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15 Truths About The Truman Show

Released on June 5, 1998, Peter Weir's The Truman Show is often credited with predicting the reality television phenomenon that would begin in earnest two years later with Survivor. It's also notable in that it gave already-famous movie star Jim Carrey credibility as a dramatic actor, and even earned him a Golden Globe. Here are 15 things you might not know about the Oscar-nominated film.

1. IT WAS ORIGINALLY TITLED THE MALCOLM SHOW AND WAS MUCH DARKER IN TONE.

In May of 1991, screenwriter Andrew Niccol presented a drama titled The Malcolm Show to his then-manager, which he envisioned as a paranoid drama set in Manhattan, with Gary Oldman in the title role.

2. THE PLOT IS SIMILAR TO A MOVIE AND TWO EPISODES OF THE TWILIGHT ZONE.

Critics compared The Truman Show to Paul Bartel’s 1968 short film The Secret Cinema, which starred Amy Vane as a secretary who doesn’t know that her life is being filmed and shown to her duplicitous friends and family in private screenings. The Secret Cinema was played before showings of Woody Allen’s Take the Money and Run in 1969 and remade into a 1986 episode of Amazing Stories. Niccol said he had never heard of the film or the episode in question when he wrote The Truman Show. Niccol’s screenplay was also compared to two episodes of The Twilight Zone: “A World of Difference” and “Special Service.”

3. JIM CARREY TOOK A PAY CUT TO PLAY TRUMAN BURBANK.

Instead of his then-standard $20 million paycheck, Carrey accepted $12 million for his dramatic acting services.

4. NORMAN ROCKWELL AND THE 1940s WERE BIG INSPIRATIONS.

Laura Linney looked at 1940s Sears & Roebuck catalogs as preparation for her role as Meryl, Truman’s wife. Norman Rockwell’s Saturday Evening Post covers were studied by director Peter Weir before shooting to get the right look. In the shooting script, seven-year-old Truman’s school mistress is described as a “kindly Norman Rockwell-style” teacher.

5. LINNEY HAD ANOTHER INSPIRATION FOR HER PART.

Linney took some inspiration from her own mother for the film, not to play actress Hannah Hart, but to play actress Hannah Hart playing Meryl Burbank, Truman’s wife and a nurse at the Seahaven hospital. Linney’s mother was a cancer nurse at Memorial Sloan-Kettering.

6. MOST OF THE FILM WAS SHOT IN THE PLANNED COMMUNITY OF SEASIDE, FLORIDA.

It fit the vintage, Rockwellian aesthetic the filmmakers were seeking. All of those building in Seaside are asked to include a front porch and white picket fence.

7. PRODUCTION WAITED ONE YEAR FOR CARREY TO FINISH WORKING ON LIAR LIAR.

During that time, Weir and Niccol worked on 14 drafts of the script. Weir also wrote a 10-page backstory that went into the history of the television show The Truman Show within the movie. According to the backstory , Christof was 29 years old when he convinced the Omnicam Corporation to give him the go-ahead to produce a show called Bringing Up Baby, starring an infant whose first year in the world would be fully documented.

8. A DOCUMENTARY WAS PRODUCED WITH THE SEAHAVEN ACTORS ABOUT THE TV SHOW.

Weir found that he had so much good material asking the actors to come up with answers to his questions as their onscreen personas that he put together a documentary unit to capture everything. Some parts made it to the movie, and the rest were turned into a half-hour documentary about the show that ran on Nick at Nite, presented as an episode of Tru Talk, hosted by Harry Shearer’s Mike Michaelson character.

9. ED HARRIS WAS A LAST-MINUTE REPLACEMENT FOR DENNIS HOPPER.

Hopper was supposed to play Christof, but he was either fired or left due to “creative differences” two months into filming (different versions of the story abound). Harris met Weir on set on a Thursday, worked on another project in New York for four days, then started work as Christof on a Tuesday. He would end up winning the Golden Globe for Best Supporting Actor and scoring one of the film's three Oscar nods.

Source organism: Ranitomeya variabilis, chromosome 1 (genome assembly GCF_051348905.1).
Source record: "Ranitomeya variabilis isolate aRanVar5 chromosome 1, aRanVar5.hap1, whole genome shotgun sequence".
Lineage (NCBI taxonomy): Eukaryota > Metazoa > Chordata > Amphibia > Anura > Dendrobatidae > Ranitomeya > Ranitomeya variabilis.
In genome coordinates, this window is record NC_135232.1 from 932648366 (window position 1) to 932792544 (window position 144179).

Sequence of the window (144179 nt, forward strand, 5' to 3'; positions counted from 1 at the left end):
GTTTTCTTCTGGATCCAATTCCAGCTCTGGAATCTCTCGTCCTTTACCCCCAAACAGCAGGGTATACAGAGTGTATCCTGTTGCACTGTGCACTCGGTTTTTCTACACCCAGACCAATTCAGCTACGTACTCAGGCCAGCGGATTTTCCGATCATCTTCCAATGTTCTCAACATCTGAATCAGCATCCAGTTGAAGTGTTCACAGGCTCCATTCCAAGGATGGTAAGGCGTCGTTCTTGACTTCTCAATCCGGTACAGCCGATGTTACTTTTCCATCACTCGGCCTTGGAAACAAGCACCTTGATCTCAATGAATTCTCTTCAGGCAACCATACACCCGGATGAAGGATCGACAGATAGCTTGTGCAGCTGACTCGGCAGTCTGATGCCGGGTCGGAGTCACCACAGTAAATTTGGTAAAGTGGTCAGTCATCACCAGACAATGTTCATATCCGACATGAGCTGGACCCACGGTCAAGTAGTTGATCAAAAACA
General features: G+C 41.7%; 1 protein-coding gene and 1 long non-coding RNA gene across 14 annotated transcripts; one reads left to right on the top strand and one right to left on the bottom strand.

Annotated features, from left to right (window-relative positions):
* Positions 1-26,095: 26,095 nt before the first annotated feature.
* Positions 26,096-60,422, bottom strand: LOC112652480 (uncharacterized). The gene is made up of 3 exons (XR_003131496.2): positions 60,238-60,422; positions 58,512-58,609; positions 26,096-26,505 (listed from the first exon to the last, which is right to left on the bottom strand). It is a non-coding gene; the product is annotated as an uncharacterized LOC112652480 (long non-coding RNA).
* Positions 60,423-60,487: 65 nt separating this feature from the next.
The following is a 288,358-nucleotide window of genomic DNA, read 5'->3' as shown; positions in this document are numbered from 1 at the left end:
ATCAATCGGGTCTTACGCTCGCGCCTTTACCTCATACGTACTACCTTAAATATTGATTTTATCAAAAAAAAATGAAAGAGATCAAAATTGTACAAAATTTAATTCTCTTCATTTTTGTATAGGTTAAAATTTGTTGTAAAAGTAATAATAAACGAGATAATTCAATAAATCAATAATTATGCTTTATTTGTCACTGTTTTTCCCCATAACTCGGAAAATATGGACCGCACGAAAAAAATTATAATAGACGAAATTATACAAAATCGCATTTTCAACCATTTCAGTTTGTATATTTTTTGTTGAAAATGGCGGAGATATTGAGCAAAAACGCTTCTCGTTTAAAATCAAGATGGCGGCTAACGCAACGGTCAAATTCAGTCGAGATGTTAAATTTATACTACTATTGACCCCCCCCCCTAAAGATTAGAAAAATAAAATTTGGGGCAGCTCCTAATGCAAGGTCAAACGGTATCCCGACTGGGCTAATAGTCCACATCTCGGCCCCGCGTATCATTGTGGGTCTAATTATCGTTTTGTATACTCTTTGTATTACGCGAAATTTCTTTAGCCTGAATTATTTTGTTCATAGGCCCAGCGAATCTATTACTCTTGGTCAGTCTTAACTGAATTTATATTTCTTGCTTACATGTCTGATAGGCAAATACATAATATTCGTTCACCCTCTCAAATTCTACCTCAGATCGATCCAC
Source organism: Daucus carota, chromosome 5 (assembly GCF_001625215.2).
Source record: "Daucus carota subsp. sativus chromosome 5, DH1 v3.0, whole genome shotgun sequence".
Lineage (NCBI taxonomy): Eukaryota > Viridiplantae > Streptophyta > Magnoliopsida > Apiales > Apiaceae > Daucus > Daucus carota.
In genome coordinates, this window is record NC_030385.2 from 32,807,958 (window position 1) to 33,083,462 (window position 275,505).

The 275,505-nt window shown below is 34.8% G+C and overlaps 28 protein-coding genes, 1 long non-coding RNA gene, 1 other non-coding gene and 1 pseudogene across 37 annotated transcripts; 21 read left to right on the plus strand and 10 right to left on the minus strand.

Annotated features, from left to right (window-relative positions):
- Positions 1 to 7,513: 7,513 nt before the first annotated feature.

10. HARRIS AND CARREY NEVER MET DURING FILMING.

Carrey finished filming before Harris was brought in.

11. PHILIP GLASS MAKES A CAMEO.

Seven of Glass’ compositions are part of the movie’s soundtrack. Glass himself plays the piano in a scene where Truman is asleep on screen.

12. THEATER AUDIENCES WERE ALMOST PART OF THE MOVIE.

Weir had planned for projectionists to stop the film at one point during all screenings, cut to video shot by cameras installed in every theater, then cut back to the movie. To make things even more meta, the Oscar-nominated director flirted with the idea of playing Truman’s director, Christof, himself.

13. RON AND DON WERE HIRED TO DIRECT TRAFFIC ON SET.

Police Lieutenants Ron and Don Taylor were Seaside, Florida cops who Weir noticed had great relationships with the crew, so he hired them as actors.

14. THERE IS A PSYCHIATRIC CONDITION CALLED "THE TRUMAN SHOW DELUSION."

In 2008, a psychiatrist shared that he had met five schizophrenic patients and heard of another dozen who believed their lives were reality television shows. One patient climbed the Statue of Liberty believing that his high school girlfriend would be at the top, which was the key to him being able to leave the show.

15. AN ACTUAL TV SHOW MAY BE ON ITS WAY.

On April 10, 2014, it was reported that a television series based on The Truman Show was being developed at Paramount. No further updates have been announced.

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6 Times There Were Ties at the Oscars
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getty images (March and Beery)/ istock (oscar)

Only six ties have ever occurred during the Academy Awards' near-90-year history. The Academy of Motion Picture Arts and Sciences (AMPAS) members vote for nominees in their corresponding categories; here are the six times they have come to a split decision.

1. BEST ACTOR // 1932

Back in 1932, at the fifth annual Oscars ceremony, the voting rules were different than they are today. If a nominee received an achievement that came within three votes of the winner, then that achievement (or person) would also receive an award. Actor Fredric March had one more vote than competitor Wallace Beery, but because the votes were so close, the Academy honored both of them. (They beat the category’s only other nominee, Alfred Lunt.) March won for his performance in horror film Dr. Jekyll and Mr. Hyde (female writer Frances Marion won Best Screenplay for the film), and Beery won for The Champ, which was remade in 1979 with Ricky Schroder and Jon Voight. Both Beery and March were previous nominees: Beery was nominated for The Big House and March for The Royal Family of Broadway. March won another Oscar in 1947 for The Best Years of Our Lives, also a Best Picture winner. Fun fact: March was the first actor to win an Oscar for a horror film.